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06 Apr 2018

Facelift (What's New)
Spindle grille has been tweaked to create a 3D effect
Headlamps are now in a three-beam LED configuration
Sequential turn signals standard for all sub-models
Tailights have been stretched out
Infotainment screen upsized to 10.3-inch

The Lexus NX is a luxury mid-size SUV that manages to combine its striking good looks with a sprightly drivetrain.

The Lexus NX is the answer to buyers who are looking for a compact Sport Utility Vehicle (SUV) that can give them the best of everything - good looks, luxurious cabin and a lively drivetrain.

While the argument here is that all of these can be subjective to individuals, the Lexus NX that you see here has gone under the knife to further reinforce its strengths to make it one of the most compelling cars in its segment.

With the F Sport variant, you'll get blacked out side mirrors

So what has changed?

The changes begin with the car's nomenclature. The old NX200t moniker is now replaced with the NX300 for the turbocharged petrol model, allowing for the convention of NX's lineup to be a tad simpler, since the hybrid variant will continue to keep its original NX300h badging.

Also simplifying things are the minor changes to the car's sheet metal. The aggressive spindle grille has been tweaked to spread broadly downwards and is now flanked by air intakes that sport a similar design as the grille.

Headlamps have also been modernised and updated while taillights have been stretched out for a more dynamic appearance, and they now come with sequential turn signals as standard across all the different sub-models.

Side air intakes share the dame design as the spindle grille

That's all then?

Not exactly. Updates, too, have been made to the NX's cabin to help the car keep up with its segment peers like the Audi Q3, the BMW X3 and the Volvo XC60.

For instance, the centre console is now cleaner and more modern, thanks to the reduction of switches and a change in switch style. More obviously, the infotainment system has been upsized from 7.0-inches to 10.3-inches, which allows the car to be placed right at the forefront in its segment.

Infotainment screen has been upsized to 10.3-inch

Elsewhere remains the same as before - comfortable and luxurious without losing its sporty vibes in the F Sport trim. In this case, soft leather materials abound while fit and finish remain to be exceptional. Run your fingers over any part of the cabin, including areas where you would hardly come across, and you will not come across anything sharp or jagged.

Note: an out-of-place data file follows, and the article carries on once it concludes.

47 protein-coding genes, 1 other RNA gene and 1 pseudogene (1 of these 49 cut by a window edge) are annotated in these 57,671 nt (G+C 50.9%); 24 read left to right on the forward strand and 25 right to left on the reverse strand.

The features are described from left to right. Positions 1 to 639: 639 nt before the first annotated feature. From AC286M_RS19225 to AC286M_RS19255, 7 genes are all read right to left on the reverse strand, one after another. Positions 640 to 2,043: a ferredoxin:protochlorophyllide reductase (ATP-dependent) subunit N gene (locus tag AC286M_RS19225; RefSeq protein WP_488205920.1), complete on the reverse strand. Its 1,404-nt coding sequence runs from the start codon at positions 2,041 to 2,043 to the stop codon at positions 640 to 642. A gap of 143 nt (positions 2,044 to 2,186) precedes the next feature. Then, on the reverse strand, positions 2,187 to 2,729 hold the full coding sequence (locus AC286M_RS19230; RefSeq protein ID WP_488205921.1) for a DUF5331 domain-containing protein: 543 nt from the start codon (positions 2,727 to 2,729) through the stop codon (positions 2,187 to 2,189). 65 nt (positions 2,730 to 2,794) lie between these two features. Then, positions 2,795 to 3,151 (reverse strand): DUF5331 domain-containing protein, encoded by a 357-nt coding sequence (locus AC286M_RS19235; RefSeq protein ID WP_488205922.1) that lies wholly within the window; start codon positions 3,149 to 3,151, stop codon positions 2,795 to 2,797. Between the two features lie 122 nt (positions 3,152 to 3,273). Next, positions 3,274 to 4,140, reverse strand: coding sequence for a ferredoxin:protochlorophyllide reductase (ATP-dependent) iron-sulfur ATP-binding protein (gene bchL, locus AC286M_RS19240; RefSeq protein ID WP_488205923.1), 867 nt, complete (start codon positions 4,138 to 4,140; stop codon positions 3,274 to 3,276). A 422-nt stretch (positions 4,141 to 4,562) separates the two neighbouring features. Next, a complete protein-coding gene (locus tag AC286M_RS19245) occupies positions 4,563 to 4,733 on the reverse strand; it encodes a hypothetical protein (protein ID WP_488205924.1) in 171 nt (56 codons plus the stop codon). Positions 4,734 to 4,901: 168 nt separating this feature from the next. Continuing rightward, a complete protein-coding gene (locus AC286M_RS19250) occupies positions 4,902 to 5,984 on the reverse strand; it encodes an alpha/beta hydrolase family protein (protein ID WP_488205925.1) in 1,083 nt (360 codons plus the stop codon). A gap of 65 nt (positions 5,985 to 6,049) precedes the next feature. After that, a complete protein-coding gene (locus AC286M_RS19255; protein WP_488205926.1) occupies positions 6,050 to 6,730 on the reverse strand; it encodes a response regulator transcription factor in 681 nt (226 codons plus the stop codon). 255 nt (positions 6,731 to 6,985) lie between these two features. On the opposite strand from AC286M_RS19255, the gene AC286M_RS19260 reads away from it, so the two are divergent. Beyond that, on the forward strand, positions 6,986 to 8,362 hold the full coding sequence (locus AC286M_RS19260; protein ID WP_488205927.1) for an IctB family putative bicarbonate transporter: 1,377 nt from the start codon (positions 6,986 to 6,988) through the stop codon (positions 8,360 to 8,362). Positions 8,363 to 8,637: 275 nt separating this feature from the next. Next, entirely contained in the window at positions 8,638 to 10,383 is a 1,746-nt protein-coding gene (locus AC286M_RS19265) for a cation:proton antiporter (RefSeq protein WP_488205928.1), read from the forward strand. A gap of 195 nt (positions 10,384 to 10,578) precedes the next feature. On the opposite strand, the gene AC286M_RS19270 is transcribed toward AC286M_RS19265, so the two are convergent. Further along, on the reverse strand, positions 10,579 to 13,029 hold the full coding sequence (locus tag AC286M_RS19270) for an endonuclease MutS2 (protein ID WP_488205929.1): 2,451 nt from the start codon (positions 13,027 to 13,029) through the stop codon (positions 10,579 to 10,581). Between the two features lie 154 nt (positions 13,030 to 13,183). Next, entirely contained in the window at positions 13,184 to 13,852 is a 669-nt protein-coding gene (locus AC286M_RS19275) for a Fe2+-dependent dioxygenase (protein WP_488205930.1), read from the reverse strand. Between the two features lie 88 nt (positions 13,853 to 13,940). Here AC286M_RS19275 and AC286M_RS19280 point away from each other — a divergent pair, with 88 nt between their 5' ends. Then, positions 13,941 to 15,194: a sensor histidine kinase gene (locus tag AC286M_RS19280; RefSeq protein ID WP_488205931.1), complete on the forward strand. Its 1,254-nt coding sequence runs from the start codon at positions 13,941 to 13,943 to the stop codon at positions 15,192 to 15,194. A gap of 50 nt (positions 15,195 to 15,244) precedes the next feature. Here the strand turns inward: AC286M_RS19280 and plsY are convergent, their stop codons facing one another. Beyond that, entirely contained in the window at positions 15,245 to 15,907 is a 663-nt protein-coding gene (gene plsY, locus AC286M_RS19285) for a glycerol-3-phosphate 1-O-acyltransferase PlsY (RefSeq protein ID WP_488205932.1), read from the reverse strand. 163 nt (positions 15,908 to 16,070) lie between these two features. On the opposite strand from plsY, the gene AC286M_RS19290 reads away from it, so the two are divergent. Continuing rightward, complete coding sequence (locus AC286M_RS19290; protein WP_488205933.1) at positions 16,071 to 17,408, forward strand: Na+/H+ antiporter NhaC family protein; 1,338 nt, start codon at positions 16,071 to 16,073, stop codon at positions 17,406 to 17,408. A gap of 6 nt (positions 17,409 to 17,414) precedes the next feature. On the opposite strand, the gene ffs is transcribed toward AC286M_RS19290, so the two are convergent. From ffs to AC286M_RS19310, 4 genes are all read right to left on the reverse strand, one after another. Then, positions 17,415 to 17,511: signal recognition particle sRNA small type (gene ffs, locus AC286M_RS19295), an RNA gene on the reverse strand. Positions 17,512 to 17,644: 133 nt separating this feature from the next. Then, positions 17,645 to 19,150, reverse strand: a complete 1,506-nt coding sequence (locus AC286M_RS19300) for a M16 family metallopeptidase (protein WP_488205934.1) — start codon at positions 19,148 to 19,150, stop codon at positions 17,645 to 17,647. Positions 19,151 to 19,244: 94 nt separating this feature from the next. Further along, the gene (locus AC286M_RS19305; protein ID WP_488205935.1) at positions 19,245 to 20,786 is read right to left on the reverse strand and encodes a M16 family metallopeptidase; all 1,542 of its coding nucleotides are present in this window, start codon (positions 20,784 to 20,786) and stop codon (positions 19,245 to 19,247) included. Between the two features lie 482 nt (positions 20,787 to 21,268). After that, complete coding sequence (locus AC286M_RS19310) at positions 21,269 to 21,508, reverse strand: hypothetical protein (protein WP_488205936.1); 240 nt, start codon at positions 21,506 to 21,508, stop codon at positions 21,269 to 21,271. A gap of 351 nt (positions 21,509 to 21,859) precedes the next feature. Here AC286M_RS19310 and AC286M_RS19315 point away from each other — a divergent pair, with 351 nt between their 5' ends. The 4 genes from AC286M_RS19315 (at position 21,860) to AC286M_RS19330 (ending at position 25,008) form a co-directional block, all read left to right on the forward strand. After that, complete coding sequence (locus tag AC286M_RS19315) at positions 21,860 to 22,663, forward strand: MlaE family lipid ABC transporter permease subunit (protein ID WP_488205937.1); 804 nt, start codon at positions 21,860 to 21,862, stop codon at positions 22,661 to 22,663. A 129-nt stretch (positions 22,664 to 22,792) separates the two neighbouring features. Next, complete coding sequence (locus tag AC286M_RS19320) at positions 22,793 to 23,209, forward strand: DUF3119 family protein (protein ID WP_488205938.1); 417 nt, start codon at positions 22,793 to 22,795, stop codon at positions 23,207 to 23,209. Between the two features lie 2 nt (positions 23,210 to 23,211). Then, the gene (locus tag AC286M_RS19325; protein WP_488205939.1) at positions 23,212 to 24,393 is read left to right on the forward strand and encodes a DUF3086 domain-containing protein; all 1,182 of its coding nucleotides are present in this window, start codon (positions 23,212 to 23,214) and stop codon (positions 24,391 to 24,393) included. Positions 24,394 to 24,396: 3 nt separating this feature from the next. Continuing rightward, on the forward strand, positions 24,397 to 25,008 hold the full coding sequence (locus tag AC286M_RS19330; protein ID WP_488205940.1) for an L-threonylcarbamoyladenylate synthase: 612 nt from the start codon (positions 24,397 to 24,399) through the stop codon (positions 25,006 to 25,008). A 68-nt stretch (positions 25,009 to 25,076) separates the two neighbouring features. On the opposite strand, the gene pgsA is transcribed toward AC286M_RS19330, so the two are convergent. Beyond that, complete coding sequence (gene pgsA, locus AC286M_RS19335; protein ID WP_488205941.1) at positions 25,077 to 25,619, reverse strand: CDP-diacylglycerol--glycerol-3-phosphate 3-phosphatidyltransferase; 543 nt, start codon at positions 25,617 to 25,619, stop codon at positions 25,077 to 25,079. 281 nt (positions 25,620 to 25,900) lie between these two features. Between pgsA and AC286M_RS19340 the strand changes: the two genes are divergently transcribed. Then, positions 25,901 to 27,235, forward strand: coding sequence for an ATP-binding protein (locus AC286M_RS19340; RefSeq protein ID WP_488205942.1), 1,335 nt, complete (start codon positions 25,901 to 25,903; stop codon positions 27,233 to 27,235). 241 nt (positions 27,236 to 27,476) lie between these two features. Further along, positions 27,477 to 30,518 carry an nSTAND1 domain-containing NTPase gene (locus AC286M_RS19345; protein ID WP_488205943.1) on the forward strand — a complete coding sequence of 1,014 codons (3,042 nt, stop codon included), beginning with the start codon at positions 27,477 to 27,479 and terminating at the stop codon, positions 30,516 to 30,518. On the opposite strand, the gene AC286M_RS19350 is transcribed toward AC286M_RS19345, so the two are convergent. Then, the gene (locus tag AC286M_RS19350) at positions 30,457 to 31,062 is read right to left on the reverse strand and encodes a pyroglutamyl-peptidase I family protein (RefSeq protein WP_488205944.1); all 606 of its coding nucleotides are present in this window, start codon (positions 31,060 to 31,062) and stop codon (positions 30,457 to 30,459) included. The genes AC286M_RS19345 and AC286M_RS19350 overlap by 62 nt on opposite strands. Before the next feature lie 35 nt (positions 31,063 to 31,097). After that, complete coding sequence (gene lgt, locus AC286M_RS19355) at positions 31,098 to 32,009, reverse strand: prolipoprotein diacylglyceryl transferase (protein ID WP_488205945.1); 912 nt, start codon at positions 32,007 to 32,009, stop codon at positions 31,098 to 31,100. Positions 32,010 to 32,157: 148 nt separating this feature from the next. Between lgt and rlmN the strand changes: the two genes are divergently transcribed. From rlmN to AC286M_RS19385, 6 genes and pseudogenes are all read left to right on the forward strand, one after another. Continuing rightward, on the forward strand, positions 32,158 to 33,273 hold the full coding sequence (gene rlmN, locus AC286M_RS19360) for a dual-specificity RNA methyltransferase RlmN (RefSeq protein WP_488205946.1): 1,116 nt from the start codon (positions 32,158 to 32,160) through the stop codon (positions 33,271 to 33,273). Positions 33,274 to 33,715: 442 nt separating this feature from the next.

Lexus even included a detachable vanity mirror along the armrest just to uphold its luxury image. And even this has been so seamlessly integrated, for goodness' sake.
What about the sporty vibes you were talking about?

The hugging red hot seats and driver-focused cockpit wraps around the driver, giving the impression that it's a sports car you're piloting rather than a luxury compact crossover.

Cabin remains to be a comfortable and luxurious place to be

But more than just sporty seats is the perky drivetrain that matches the NX's dynamic handling. The 2.0-litre four-pot turbocharged powerplant churns out 234bhp and 350Nm of twisting force to all wheels via a smooth and precise six-speeder in a punchy manner.

It will not leave you bewildered like how, say, a Porsche Macan will, but the 7.1-second century sprint from the Lexus NX is nevertheless respectable.

More than that is the way the car dances on twisty tarmac even when pushed harder than usual through a series of bends. It manages to oppose the inherent handling limitations of an SUV, albeit with a steering that loses communication early.

500 litres of boot space will easily see to your weekly needs

Essentially still a Lexus... and then some

With the F Sport variant, the car can get a little stiff even on Normal mode, which may not go well with Lexus' buyers. But it is never to the point of discomfort. In fact, we enjoyed the car most on Sport S+ mode (only available on the F Sport variant), where the accelerator is at its most responsive and the suspension at its stiffest.

Regardless, the car doesn't disappoint whether it's cruising on the highway or potting around town. The NX remains to be very capable of a comfortable and luxurious drive that keeps external noises well at bay. From the well thought out ergonomics to the stitching on the dash and seats, it becomes quite clear that this Lexus isn't just one of your everyday SUVs.

2.0-litre turbocharged engine is a gem of a unit

At $236,800 (as of 6 April 2018), the feisty-looking NX300 F Sport that you see here is not only over $40,000 cheaper than the bigger Lexus RX brethren, it's just as powerful and spacious as its full-sized SUV sibling, which makes this the perfect answer to buyers indeed.
Car Information
This model is no longer being sold by local distributors


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Engine Type


4-cylinder in-line 16-valve Twin Scroll Turbocharged Dual VVT-iW & D-4ST

Engine Cap





174kW (234 bhp) / 5600 rpm



350 Nm / 4000 rpm



6-speed (A)

Acceleration (0-100 km/h)



Top Speed



Fuel consumption



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